Multiple myeloma is a type of cancer that affects plasma cells, the blood cells involved in the production of antibodies. It is the second most common hematologic cancer, accounting for 2% of all cancers of hematologic origin.
Multiple myeloma is usually treated with a class of drugs called proteasome inhibitors, which induce the accumulation of damaged proteins within the cancer cells. Some patients show resistance to these drugs, but much of the molecular mechanisms that generate resistance are unknown.
Larissa Haertle and Santiago Barrio, from the H12O-CNIO Hematological Tumor Clinical Research Unit, have just identified one of these mechanisms in a collaborative work with the Würzburg University Hospital (Germany). They published their findings in the journal Clinical Cancer Research.
A collapsed ‘garbage can’
The proteasome is the component of the cellular machinery responsible for eliminating malfunctioning proteins, the cell’s equivalent of a garbage can. Proteasome inhibitor drugs prevent tumor cells from carrying out this cleanup, so they die, so to speak, from an excess of their own waste.
Previous studies, some of them also carried out by CNIO researchers, had already described the role of certain genetic mutations in the emergence of resistance to proteasome inhibitor drugs (Barrio et al., 2019, Leukemia). This new work, however, shows that these mutations do not explain the high levels of resistance observed in patients.
Epigenetics, at the heart of the matter
Epigenetic changes, on the other hand, are highly relevant. Epigenetics is an important mechanism for regulating gene expression through modifications of the DNA that do not affect its sequence of chemical parts, i.e., the nitrogenous bases, represented by the famous letters A, T, C and G, which make up the genes. DNA methylation—the addition of a methyl group -CH3 to a certain region of the DNA—is one of these epigenetic mechanisms.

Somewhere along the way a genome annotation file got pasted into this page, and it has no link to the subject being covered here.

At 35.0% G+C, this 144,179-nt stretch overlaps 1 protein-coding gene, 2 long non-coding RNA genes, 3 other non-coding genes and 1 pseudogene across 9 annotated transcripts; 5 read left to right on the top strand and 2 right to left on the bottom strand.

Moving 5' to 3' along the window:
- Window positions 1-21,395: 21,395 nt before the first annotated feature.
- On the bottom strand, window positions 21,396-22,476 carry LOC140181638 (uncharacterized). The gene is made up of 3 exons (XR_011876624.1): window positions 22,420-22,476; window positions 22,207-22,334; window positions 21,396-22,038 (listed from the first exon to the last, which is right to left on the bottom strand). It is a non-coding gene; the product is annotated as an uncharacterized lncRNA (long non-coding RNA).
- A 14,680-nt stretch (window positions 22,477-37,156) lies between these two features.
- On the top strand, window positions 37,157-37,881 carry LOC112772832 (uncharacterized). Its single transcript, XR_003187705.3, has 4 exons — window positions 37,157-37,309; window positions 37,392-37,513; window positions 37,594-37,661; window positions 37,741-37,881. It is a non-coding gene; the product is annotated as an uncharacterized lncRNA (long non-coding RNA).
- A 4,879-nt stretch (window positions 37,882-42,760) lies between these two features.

In a paper published at the end of 2021, researchers had already described the involvement of this epigenetic mark in the emergence of resistance to immunomodulators, another type of drug used in the treatment of multiple myeloma. This result opened the door to the study of the role of this epigenetic mark in the resistance to proteasome inhibitor drugs in patients with multiple myeloma.
Indeed, the analysis of methylation in proteasome gene sequences has evidenced more methylation in the region that controls the initiation of transcription of a particular gene, called PSMD5.
The more methylation there is, the less activity this gene shows. “PSMD5 acts as a negative regulator of the proteasome. Its silencing, caused by methylation at its promoter, increases proteasome levels and decreases treatment efficacy,” explains Larissa Haertle, first author of the study.
Predicting treatment response and clues to reversing resistance
This finding is “an important advance in the understanding of the molecular basis of resistance to proteasome inhibitor treatment,” adds Haertle.
In addition, it suggests that methylation levels in PSMD5 could be used as a biomarker predicting patient response to treatment with these drugs, something that is not currently available.
Laboratory trials have also shown that resistance can be reversed with demethylating agents, although the potential use of this alternative in patients will need to be confirmed in future research.
“These results are the first evidence of the role of epigenetic control in multiple myeloma drug resistance,” says Joaquín Martínez López, director of the H12O-CNIO Hematologic Tumor Clinical Research Unit. “That there is a possibility of reversal is promising.”
Larissa Haertle et al, Single Nucleotide Variants and Epimutations Induce Proteasome Inhibitor Resistance in Multiple Myeloma, Clinical Cancer Research (2022). DOI: 10.1158/1078-0432.CCR-22-1161
Clinical Cancer Research
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